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Solutions concerning technique and interpretation

Chopin - Etude in C-sharp minor, op. 25 n° 7

1. Trill technique       2. Silence in music
My recording from May 27th 2014 YouTube
1. Trill technique
1.1. A good pianistic technique consists in the precise synchronization of the fingers’ work with the functioning of the whole hand (as the “superior member”) and even with the whole body.
More precisely, it is a question of the synchronization of the triple attack of each key, whose components are:
I - impulse from the shoulder (= unbending the arm from the elbow = technique of “pushing the piano forwards”, cf. chapters 1 and 2),
II - impulse from the arm and wrist (= projection or rotation of the hand),
III - impulse from the metacarpus (= attack of the finger itself).
This is a “universal recipe” - all technical problems are caused either by the absence or by improper balancing of at least one of these impulses.
a) Basis. As I mentioned in Chapter 2, all the units above the metacarpus (called by Neuhaus “the rear guard”) are the “motor” of the pianist, i.e. the driving force of playing (points I and II above). The purpose of the exact balance of their actions, that is to say the proportions in which the weight and force of these units should be used, is to maximally discharge the fingers (“soldiers”). This will give them lightness and freedom of action.
b) Details. Nuanced playing, i.e. the realization on the keyboard of small, but very important elements (such as a variety of touch, accuracy of rhythm, accents, articulation or colors of the sound) depends on the individual work of each finger drawing energy from the “motor”. Without this “power supply”, the finger is not able to perform so many tasks.
N.B. Never regard your fingers as the driving force of playing! If you underestimate the role of the arm and shoulder, your fingers will have to take over the work of the “motor”, which is a great effort for their relatively weak... [...] 
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1.2. Playing a good trill requires a very specific technique. To obtain it, it is not enough to have an “ordinary” synchronization between the fingers and the close units (in itself difficult to do!) only.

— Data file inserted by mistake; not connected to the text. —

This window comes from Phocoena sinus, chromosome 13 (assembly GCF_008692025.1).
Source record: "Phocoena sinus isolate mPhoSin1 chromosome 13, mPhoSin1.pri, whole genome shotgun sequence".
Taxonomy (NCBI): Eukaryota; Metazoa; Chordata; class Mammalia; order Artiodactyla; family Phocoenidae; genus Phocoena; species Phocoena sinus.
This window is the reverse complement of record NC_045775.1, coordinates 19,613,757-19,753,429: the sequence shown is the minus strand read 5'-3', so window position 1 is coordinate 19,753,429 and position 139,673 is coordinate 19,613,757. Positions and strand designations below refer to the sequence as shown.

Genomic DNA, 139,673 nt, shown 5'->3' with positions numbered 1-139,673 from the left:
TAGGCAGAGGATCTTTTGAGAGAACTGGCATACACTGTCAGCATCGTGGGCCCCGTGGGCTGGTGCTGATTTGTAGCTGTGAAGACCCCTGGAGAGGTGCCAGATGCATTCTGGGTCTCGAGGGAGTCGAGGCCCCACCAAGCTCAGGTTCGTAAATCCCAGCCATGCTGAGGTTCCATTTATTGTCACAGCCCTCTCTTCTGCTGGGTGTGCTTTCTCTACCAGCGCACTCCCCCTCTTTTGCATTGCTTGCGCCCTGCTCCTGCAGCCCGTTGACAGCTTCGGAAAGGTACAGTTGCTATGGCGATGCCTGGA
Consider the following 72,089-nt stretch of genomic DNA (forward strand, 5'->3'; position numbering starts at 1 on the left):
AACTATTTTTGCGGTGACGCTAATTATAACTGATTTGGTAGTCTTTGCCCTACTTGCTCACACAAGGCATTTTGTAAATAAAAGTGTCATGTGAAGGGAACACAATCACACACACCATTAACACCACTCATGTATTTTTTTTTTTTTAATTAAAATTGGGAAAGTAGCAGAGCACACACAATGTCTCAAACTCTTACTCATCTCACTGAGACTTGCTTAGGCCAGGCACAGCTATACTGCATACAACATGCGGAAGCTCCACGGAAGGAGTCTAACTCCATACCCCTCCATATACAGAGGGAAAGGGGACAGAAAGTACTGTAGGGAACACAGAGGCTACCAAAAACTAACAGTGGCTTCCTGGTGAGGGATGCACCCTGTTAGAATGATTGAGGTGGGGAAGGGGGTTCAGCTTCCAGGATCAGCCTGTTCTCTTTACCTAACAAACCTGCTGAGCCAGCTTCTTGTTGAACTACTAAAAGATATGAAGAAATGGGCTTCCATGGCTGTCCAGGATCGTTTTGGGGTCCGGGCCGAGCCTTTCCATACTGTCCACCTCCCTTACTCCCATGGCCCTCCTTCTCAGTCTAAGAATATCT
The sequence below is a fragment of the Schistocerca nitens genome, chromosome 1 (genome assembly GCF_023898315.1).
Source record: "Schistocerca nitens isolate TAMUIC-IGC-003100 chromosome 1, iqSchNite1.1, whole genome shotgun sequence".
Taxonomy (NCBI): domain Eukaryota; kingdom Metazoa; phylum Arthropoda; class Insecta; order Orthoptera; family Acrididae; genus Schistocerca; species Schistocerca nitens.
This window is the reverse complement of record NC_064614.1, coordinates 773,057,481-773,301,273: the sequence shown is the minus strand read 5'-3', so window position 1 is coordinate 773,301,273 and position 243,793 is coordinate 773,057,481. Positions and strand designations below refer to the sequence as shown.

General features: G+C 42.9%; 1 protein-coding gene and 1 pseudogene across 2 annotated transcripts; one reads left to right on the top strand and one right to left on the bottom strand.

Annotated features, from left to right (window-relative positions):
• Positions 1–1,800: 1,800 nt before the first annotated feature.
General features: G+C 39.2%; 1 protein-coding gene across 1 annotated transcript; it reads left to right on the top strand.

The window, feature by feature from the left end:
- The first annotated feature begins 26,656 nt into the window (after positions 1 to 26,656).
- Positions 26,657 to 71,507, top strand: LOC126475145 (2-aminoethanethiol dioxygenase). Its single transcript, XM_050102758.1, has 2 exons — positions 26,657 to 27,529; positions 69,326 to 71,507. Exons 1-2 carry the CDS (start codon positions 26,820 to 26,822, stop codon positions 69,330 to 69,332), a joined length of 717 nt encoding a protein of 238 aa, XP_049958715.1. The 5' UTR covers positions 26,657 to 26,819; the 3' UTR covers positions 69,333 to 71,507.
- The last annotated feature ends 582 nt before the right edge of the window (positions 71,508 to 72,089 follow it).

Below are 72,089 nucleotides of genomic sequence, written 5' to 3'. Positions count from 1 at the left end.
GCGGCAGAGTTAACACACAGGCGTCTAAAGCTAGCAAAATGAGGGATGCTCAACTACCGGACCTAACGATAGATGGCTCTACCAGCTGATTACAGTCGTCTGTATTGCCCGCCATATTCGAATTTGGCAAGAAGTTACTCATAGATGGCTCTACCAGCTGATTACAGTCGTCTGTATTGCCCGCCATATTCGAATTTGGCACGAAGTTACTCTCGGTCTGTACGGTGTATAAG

a) Basis. It seems that the most important of all the coordination necessary to play a trill, are the rotation of the hand (a1) and the locking of certain joints (a2) - far greater than when playing other elements of the technique.
a1) The rotation of the hand is one of the most effective ways of connecting the aforementioned “motor” with the fingers and, through them, with the keyboard. It is an indispensable component of the trill technique. You cannot play a trill just with your fingers, or using... [...]    Login
a2) Locking joints, i.e. a conscious and desirable contraction of selected muscles, eliminates harmful effects of inertia which would make it impossible to play a trill or tremolo. However, it is extremely important to keep the wrist... [...]    Login
b) Details. as mentioned in point 1.1b: Individual work of each finger, drawing energy from the “motor” enables the pianist to obtain a variety of touch, accuracy of rhythm and colours of the sound etc.

2. Silence in music
Unfortunately, many pianists - not only young and inexperienced ones - get carried away by their technical abilities at the expense of the musical side. And the louder and faster you play, the better pianist you seem to a dilettante audience.